CITES: Victory at Last – Elephants!
22 March 2010, Doha, Qatar: The vexing dilemma of our times, human needs versus that of nature ruled the Convention on International Trade in Endangered Species of Wild Fauna and Flora (CITES) today when a battle ensued between Parties for and against the downlisting of the African elephant as proposed by Tanzania and Zambia. Both countries argued that human-elephant conflict was on the increase and that the needs of the people should take priority. Elephants came out on top when both proposals were rejected.
The proposals aimed for the one-off sale of both countries ivory stockpile and which if successful would have signaled to poachers and criminal syndicates in Africa to increase poaching. For Tanzania this sale meant $20 million (USA), which amounts to 1% of their annual tourism revenue. “We wanted to use the money for conservation and community development. People are living with elephants and suffering a lot,” the head of delegation for Tanzania later told the press.
This argument was shared by Zambia who felt that they have a sovereign right to sell their stockpile. South Africa supported both proposals and said during the debate: “Are we going to watch people being killed, crops destroyed? Our conscience tells us we should do the right thing and support the proposal.” But Ghana accused Zambia of using this angle as a facade saying: “We all know that communities do not benefit from the sale of ivory – we therefore do not support the downlisting.”
Records indicate that poaching of elephants in Africa is spiraling out of control to feed the increasing demand for ivory in China, the biggest importer of illegal ivory, and thus threatening the long term survival of this iconic species. African elephant populations have more than halved in the last 40 years to 500 000 animals.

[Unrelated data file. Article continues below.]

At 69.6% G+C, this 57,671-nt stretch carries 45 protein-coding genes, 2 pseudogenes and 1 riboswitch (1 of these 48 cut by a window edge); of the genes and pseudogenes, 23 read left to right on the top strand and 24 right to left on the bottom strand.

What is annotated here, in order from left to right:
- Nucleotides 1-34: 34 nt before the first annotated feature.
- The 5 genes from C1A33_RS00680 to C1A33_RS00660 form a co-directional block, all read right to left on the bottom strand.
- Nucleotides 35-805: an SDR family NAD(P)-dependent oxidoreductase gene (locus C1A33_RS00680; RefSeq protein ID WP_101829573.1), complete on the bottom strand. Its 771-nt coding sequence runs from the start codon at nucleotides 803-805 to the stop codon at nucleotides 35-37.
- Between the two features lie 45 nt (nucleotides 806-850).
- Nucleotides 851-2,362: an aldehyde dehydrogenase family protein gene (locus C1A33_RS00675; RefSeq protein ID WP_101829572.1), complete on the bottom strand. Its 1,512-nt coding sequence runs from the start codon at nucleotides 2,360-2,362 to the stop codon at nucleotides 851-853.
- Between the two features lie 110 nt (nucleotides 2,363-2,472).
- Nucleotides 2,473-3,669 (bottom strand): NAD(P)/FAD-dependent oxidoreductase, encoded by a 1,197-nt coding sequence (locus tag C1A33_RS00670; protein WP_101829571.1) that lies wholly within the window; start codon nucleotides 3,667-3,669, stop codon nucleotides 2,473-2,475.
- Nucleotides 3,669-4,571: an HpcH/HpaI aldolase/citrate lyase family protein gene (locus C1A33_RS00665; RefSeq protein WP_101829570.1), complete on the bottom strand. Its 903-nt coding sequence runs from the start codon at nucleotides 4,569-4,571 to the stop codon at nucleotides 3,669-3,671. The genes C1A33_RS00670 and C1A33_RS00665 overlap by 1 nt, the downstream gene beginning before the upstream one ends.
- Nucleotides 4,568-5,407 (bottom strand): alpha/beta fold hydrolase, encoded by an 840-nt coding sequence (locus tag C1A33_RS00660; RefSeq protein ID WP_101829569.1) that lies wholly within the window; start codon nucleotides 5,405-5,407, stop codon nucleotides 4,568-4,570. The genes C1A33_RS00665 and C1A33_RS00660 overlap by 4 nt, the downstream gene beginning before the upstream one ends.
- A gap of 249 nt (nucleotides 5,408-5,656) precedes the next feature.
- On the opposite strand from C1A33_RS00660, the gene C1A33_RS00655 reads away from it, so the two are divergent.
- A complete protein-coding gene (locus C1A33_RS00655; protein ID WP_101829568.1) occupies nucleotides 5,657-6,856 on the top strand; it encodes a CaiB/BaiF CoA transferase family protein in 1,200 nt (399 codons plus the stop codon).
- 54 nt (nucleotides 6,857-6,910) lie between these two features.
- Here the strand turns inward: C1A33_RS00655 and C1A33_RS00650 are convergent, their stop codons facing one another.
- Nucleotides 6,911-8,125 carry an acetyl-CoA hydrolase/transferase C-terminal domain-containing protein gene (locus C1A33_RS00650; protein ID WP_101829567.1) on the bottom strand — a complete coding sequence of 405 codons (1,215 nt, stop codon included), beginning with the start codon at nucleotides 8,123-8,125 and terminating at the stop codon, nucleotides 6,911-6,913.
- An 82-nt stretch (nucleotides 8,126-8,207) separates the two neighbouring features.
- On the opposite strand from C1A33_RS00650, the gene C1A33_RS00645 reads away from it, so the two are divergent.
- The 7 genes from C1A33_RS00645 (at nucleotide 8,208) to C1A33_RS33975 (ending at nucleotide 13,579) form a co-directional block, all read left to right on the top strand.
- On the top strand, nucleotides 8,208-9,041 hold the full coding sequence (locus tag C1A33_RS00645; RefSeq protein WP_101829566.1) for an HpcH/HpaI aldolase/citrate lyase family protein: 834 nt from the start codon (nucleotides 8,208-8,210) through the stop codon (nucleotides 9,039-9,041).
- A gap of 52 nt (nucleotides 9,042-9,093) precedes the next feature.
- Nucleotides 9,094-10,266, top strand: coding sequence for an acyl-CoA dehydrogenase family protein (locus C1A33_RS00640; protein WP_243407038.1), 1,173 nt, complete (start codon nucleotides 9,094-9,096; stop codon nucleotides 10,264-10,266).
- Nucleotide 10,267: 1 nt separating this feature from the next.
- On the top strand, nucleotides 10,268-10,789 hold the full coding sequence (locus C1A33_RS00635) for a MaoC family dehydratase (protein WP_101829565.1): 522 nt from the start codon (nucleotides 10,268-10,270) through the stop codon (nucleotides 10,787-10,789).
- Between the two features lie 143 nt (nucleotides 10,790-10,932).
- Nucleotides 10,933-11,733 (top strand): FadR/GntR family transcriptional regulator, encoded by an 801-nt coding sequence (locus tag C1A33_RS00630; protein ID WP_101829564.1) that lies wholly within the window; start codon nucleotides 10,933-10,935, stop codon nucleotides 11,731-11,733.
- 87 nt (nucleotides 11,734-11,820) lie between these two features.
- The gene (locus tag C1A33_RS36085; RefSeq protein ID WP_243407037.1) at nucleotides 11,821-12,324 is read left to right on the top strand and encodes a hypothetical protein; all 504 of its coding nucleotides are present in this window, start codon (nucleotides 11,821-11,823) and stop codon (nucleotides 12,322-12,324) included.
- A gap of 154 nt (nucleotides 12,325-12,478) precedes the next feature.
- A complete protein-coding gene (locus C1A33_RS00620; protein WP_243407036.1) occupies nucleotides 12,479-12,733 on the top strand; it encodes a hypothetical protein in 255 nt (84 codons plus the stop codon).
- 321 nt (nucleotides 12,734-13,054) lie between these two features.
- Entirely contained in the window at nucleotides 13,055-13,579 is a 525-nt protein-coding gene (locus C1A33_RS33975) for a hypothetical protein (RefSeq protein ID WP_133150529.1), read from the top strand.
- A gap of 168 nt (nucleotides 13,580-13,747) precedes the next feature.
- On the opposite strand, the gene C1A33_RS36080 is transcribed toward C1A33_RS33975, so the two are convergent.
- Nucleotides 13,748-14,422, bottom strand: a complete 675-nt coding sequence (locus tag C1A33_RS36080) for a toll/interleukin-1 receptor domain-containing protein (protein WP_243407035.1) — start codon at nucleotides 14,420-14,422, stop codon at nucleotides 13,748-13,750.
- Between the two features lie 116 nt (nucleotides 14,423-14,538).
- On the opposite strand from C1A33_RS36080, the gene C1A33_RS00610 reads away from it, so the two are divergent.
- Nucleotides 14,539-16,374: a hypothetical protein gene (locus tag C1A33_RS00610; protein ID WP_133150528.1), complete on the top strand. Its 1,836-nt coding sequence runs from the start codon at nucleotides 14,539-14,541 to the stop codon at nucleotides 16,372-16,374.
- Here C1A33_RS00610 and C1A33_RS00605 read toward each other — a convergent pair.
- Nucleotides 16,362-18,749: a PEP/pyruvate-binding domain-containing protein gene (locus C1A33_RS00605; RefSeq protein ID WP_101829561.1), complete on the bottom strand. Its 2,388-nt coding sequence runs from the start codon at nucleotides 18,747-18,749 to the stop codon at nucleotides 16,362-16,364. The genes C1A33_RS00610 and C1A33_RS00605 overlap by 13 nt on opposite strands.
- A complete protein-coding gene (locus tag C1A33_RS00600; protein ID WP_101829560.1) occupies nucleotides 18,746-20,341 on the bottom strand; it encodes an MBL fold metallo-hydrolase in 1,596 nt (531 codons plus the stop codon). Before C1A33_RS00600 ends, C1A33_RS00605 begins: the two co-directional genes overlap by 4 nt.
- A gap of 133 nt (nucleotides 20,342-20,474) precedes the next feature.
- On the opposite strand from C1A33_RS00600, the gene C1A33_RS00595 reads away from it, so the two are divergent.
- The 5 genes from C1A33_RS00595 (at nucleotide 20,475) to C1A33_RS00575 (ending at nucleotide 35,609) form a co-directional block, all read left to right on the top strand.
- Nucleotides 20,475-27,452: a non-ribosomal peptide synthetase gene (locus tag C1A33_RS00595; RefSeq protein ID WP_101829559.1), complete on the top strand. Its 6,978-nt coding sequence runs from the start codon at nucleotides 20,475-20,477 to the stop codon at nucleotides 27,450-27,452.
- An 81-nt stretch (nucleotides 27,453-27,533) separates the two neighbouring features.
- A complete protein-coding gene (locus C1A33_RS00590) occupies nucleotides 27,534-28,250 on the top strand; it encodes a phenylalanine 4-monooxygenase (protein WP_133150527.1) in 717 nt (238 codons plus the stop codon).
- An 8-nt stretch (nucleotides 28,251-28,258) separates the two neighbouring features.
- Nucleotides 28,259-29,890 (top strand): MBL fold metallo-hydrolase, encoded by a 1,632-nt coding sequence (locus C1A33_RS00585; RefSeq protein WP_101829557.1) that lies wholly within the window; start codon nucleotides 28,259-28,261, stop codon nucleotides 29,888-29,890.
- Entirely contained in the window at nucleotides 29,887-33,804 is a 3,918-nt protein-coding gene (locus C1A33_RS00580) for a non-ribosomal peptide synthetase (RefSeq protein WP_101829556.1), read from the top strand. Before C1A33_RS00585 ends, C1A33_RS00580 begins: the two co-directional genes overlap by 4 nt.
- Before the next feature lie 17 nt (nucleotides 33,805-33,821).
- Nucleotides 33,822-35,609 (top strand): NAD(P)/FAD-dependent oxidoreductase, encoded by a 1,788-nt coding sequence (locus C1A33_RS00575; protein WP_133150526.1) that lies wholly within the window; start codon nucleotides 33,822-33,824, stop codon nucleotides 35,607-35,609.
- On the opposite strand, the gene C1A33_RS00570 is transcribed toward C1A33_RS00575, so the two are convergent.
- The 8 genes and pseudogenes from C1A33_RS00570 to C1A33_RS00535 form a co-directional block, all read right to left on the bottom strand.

The general consensus amongst those against the proposals was that though the African states acknowledged and even shared the problems and concerns around the human-animal conflict issues, CITES dealt strictly with trade of endangered species and therefore was not the correct forum for this complex issue.
Kenya, and other members of the African Elephant Coalition, expressed bitter disappointment that elephants, which have dominated CITES for years were still being discussed. Since a nine year moratorium in trade of ivory was agreed upon in 2007, albeit defective since it applied only to the countries previously allowed one-off sales, they argued that 23 African countries had in good spirit accepted this. They urged the moratorium to be upheld.
In response to the proposals being defeated, the head of Tanzania’s delegation said: “If there is a chance to open the debate in the plenary then we will play or last card. We feel we should fight to the last minute.”
Fundisile Mketeni, Deputy Director General of Biodiversity and Conservation Department of Environmental Affairs, South Africa, said: “We are disappointed because we subscribe to sustainable use and feel that the proposals were in the best interest of conservation and genuine.” South Africa felt that countries should be rewarded for good conservation efforts. But that both Tanzania and Zambia are amongst the largest sources of, and transit countries for Africa’s illegal ivory did not bode their proposals well from the start.
World renowned elephant conservationist and biologist, Dr Iain Douglas-Hamilton, said that elephants needed to be conserved because they afford African countries valuable eco-tourist interests. He added: “Elephants are sentient beings whose lives should not be taken carelessly or greedily. We should respect other life forms – elephants are one of the most wonderful creatures we share this planet with.”